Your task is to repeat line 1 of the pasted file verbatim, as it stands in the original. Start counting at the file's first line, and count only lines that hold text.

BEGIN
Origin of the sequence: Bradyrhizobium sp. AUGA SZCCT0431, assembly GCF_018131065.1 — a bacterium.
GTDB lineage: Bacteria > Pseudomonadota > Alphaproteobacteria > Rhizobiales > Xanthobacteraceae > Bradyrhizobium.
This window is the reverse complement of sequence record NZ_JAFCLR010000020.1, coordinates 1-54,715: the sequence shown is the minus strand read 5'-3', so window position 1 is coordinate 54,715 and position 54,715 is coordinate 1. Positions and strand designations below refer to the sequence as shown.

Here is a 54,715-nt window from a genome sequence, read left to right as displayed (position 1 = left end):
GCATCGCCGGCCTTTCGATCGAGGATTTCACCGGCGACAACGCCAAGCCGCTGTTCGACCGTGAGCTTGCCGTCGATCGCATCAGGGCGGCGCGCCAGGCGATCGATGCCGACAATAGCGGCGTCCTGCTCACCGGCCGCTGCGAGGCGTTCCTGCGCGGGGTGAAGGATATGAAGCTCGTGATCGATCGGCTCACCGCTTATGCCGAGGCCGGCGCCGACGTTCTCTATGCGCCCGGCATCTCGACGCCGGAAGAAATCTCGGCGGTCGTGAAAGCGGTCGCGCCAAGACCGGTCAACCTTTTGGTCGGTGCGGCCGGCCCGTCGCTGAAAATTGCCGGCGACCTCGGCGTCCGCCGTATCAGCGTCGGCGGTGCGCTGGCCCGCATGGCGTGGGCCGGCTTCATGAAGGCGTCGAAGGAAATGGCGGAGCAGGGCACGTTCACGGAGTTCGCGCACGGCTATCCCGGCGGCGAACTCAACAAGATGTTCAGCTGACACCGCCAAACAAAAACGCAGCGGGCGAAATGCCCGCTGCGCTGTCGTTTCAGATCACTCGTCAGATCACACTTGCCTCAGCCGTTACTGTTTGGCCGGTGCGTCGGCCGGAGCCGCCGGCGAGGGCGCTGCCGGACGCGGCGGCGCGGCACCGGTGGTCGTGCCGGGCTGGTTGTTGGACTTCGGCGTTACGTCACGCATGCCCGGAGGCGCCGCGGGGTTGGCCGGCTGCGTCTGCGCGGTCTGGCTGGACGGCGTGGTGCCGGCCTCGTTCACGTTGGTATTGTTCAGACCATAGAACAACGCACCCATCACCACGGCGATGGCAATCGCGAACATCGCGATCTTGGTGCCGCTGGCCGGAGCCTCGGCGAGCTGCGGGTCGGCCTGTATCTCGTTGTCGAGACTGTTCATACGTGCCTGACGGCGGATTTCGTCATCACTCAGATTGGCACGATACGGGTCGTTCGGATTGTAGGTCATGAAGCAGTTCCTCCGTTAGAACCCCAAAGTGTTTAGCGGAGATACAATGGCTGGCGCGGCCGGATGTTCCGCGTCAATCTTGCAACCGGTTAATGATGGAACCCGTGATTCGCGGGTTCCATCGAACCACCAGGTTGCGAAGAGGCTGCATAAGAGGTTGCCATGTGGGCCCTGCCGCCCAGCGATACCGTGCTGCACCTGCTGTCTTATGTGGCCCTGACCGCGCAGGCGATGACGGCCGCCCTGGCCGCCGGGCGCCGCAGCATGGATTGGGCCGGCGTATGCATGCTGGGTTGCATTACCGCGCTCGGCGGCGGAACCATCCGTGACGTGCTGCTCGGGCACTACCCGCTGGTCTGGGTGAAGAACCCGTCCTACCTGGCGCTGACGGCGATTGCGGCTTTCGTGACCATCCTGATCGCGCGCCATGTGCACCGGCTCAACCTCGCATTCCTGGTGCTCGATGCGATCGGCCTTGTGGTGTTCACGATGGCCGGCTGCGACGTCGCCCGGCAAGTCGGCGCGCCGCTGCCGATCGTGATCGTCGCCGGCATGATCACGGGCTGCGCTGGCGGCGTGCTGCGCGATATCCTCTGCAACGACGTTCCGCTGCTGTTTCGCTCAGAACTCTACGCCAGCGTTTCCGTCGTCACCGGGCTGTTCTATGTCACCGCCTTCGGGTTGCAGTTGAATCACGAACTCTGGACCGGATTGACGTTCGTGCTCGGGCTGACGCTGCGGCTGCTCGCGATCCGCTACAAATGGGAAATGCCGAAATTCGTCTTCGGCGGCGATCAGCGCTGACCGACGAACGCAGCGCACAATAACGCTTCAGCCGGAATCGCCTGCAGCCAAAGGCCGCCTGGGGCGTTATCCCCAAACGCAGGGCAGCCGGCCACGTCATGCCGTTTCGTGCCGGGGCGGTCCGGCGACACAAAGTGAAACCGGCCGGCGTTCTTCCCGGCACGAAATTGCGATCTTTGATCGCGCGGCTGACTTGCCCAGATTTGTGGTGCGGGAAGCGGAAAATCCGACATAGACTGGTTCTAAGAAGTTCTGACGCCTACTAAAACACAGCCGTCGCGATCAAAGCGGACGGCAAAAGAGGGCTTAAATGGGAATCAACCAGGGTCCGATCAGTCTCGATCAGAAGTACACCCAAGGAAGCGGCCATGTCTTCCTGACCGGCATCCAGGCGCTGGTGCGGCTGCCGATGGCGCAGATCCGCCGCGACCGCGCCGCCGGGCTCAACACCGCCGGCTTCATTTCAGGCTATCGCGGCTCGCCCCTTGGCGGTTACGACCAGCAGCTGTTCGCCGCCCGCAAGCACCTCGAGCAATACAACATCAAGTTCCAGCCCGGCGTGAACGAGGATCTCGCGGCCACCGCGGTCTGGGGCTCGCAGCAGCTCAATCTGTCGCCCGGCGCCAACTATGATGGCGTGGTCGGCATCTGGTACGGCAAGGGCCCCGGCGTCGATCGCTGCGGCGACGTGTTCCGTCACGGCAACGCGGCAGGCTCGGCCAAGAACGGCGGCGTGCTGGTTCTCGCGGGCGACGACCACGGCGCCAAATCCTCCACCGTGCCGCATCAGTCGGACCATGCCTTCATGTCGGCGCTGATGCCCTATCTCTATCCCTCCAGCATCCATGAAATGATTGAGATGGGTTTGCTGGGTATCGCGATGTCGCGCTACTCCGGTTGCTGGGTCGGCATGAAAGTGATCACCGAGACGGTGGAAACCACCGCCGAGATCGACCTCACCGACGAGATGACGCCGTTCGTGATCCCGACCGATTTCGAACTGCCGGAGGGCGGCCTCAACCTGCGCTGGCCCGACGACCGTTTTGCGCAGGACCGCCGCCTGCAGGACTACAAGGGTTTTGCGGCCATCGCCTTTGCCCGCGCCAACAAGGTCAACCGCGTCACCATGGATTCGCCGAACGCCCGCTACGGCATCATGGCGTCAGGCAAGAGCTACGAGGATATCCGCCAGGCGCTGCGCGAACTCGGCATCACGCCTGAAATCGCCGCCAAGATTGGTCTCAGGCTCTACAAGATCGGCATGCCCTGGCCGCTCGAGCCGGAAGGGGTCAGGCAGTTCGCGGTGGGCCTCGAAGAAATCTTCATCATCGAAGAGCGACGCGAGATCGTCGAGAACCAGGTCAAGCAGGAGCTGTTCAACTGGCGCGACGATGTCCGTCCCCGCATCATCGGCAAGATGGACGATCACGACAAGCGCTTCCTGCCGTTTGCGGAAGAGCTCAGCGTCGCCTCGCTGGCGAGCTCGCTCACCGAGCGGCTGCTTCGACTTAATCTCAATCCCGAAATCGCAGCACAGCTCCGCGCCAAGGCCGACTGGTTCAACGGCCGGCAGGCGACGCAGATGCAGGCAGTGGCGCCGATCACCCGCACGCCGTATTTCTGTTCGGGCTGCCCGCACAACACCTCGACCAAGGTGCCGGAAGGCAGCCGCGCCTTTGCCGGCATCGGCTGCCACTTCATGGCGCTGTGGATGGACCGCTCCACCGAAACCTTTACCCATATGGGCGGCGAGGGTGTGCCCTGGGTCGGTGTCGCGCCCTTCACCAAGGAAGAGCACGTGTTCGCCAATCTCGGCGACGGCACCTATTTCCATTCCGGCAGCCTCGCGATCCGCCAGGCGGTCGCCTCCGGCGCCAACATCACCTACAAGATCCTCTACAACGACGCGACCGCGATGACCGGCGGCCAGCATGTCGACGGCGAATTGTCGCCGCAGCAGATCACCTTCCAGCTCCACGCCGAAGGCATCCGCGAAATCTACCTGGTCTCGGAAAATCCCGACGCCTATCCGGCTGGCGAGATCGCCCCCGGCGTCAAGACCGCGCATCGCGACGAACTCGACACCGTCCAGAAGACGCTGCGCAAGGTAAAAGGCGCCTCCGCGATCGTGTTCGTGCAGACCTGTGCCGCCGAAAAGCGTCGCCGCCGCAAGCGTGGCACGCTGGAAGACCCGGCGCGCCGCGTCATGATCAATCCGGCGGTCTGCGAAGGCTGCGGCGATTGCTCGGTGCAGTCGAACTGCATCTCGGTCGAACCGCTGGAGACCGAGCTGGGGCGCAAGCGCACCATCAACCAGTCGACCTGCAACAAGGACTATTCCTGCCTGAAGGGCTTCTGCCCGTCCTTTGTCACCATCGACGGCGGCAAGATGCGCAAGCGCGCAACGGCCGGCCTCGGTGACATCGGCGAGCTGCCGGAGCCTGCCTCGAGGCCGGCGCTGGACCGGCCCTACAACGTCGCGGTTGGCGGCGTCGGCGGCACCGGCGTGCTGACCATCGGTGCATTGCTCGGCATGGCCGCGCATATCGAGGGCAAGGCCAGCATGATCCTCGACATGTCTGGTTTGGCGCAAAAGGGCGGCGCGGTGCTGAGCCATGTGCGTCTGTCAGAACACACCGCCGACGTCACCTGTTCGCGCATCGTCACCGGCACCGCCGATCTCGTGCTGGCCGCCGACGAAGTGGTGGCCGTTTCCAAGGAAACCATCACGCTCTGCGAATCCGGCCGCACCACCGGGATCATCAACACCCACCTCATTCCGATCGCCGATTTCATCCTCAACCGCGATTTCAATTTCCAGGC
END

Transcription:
Origin of the sequence: Bradyrhizobium sp. AUGA SZCCT0431, assembly GCF_018131065.1 — a bacterium.